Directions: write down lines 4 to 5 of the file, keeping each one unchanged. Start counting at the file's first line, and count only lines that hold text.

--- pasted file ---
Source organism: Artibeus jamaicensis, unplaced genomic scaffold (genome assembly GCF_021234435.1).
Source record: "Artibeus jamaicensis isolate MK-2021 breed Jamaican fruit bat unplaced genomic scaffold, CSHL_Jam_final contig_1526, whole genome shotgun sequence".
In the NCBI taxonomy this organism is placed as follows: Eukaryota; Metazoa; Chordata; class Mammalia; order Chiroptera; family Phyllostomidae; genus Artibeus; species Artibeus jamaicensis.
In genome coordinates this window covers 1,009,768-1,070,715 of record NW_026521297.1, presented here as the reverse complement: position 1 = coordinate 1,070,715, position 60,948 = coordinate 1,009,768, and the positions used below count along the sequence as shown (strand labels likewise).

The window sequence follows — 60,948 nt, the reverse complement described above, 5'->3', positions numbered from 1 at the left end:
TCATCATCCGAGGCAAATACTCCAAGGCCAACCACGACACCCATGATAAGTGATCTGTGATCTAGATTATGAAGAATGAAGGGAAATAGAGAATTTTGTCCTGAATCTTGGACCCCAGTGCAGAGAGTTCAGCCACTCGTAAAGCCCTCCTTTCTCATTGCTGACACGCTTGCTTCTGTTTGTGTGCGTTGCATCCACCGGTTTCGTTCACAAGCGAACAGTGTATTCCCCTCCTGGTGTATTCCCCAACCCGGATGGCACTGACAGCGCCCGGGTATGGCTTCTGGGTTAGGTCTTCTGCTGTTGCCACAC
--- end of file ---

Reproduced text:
In genome coordinates this window covers 1,009,768-1,070,715 of record NW_026521297.1, presented here as the reverse complement: position 1 = coordinate 1,070,715, position 60,948 = coordinate 1,009,768, and the positions used below count along the sequence as shown (strand labels likewise).

The window sequence follows — 60,948 nt, the reverse complement described above, 5'->3', positions numbered from 1 at the left end: